3. Track the performance of various forms and take actions on the ones that are underperforming.

Using Google Analytics, Clicky, and other tools, you can track the visits and conversions of your various forms. If you are maintaining a strong website and making regular updates to different landing pages, you probably have a few different forms on the website. For example, a contact us form with 3 basic fields, a form with a few more fields and a specific offer (a), and a second form with a different offer (b).

If form a is on a high traffic page that receives a significant number of visits, but the statistics show it gets no conversions (meaning no one ever fills it out), that form is probably expendable. You can either make a decision to change it or just replace it with a different high-performing form. Let’s say I noticed that form b is getting 10 qualified leads every week, and I really am happy about that. Why not duplicate this “gold” form on that other page where the under-performer was? Don’t forget to continue monitoring these statistics after the changes to be sure this decision made any impact. It is still possible that you will need to make other changes to the content on that web page to gain better results.

4. Use your best-performing form in more places.

This is related to point 3. If you have tracked the performance of forms on your website and notice there is a specific format that converts to registrants very well, you probably want to duplicate that situation. It may not even be that you use the exact same form code – just a very similar format and message. Since you are paying attention to your website analytics, you can recognize which web pages are most visited and receive the best traffic (people spend significant time on them). These stats are all in Google Analytics. Those great web pages represent an opportunity to include a lead generation form. The form placement should be considered, so it is not too obtrusive to the content of those high-traffic pages.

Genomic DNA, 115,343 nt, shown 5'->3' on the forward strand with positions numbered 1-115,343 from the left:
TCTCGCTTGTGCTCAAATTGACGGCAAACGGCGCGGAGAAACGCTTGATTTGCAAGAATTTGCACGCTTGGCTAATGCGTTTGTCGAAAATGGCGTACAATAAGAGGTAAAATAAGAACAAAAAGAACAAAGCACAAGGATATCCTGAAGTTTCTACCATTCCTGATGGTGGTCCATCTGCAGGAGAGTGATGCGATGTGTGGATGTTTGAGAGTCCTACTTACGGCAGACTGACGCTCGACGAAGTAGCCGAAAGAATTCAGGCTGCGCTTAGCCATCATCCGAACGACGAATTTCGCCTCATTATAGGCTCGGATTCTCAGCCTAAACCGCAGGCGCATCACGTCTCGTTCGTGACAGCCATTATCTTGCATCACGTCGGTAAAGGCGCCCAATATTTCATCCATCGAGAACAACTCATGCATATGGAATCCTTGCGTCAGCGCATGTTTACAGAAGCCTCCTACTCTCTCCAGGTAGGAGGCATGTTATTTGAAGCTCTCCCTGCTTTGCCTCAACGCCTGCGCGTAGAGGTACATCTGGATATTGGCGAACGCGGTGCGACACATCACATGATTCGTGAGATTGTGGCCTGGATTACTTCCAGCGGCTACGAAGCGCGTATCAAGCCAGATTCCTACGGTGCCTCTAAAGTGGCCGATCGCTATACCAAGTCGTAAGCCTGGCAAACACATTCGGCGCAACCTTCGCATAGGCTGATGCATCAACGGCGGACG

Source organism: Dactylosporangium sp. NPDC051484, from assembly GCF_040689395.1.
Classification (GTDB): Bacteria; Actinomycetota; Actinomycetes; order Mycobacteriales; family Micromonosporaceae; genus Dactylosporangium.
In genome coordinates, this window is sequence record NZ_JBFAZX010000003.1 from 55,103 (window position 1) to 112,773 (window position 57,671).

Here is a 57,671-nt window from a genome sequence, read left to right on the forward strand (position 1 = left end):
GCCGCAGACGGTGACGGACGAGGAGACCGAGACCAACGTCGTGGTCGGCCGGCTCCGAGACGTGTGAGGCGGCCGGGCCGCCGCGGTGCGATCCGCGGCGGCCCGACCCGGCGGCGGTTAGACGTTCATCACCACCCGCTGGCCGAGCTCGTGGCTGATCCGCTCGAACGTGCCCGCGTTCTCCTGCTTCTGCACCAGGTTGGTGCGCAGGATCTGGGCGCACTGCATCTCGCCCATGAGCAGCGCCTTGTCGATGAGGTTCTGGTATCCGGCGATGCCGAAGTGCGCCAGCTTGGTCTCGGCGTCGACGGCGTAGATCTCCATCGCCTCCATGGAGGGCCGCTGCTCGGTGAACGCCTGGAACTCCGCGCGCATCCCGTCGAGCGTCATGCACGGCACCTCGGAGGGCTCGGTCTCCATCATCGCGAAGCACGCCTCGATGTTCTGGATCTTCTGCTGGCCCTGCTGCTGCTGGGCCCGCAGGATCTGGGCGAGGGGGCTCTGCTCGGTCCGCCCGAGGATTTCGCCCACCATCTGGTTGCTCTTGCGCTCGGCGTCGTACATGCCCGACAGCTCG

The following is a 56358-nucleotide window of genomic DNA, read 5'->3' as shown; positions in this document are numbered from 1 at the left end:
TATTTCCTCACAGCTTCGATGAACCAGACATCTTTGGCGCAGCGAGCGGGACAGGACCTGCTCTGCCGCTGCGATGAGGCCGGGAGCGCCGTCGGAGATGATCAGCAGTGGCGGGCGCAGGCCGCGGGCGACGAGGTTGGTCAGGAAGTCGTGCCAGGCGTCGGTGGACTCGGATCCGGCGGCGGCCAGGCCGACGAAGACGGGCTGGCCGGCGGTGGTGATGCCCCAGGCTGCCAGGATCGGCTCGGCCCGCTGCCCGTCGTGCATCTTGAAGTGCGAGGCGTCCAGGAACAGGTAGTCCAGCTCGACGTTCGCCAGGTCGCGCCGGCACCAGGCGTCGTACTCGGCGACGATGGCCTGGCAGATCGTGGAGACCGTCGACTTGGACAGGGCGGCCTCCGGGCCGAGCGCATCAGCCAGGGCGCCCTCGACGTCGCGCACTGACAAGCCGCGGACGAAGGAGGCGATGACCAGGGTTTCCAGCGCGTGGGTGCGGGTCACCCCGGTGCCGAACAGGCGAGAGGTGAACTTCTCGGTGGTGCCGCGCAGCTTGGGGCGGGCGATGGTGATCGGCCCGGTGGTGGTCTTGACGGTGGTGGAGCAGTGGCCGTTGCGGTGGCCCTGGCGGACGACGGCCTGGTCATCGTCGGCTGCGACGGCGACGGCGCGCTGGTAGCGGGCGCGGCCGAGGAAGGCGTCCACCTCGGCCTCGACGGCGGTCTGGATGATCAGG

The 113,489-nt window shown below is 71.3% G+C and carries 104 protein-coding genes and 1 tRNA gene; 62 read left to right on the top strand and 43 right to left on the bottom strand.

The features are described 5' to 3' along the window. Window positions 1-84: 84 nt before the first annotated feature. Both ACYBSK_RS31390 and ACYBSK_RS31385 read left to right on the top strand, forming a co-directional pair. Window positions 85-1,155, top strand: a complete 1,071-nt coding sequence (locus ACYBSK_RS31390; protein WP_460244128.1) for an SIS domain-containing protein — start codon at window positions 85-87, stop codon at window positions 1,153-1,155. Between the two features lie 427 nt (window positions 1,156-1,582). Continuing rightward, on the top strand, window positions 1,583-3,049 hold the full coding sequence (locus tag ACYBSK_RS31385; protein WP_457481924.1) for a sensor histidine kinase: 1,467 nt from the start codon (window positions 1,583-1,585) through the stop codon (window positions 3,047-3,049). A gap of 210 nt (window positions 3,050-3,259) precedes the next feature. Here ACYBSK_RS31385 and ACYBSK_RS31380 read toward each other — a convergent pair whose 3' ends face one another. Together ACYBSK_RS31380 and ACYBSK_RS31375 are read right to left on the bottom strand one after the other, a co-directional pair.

5. Ask your peers and customers what kind of benefit they want… and deliver it.

Not sure what kind of cool benefit to offer at the end of your lead generation form? Try actually asking people. Create a shortlist of ideas for a nice incentive, making them specific and interesting. Form a simple question asking which of this handful of things is most important to the audience, and send it out to a group of your trusted contacts, business peers, and current customers. Potential tools are an online survey, an email message, or a social media campaign to poll followers. Once you have a solid amount of data, you can easily decide what best motivates people to contact you.

For example, if people expressed that they are most worried about the online security of their personal information, an IT company might offer a free white paper called How to Make Your Personal Information Hack-Proof. Because of the survey, you now know there is a need for this information and people are hungry for it. You just have to focus on making it seem exciting and easily obtainable.

Tweaking your online forms is an ongoing process. In fact, some forms may perform well for a while and then die off, or some may experience seasonal spikes of activity. Continue to try out new techniques and new messaging with your permanent web pages and promotional landing pages.

Posted in: Austin Web Design, How To, Internet Marketing, Marketing, Quick Tips, Web Site Maintenance, WWW Learning Center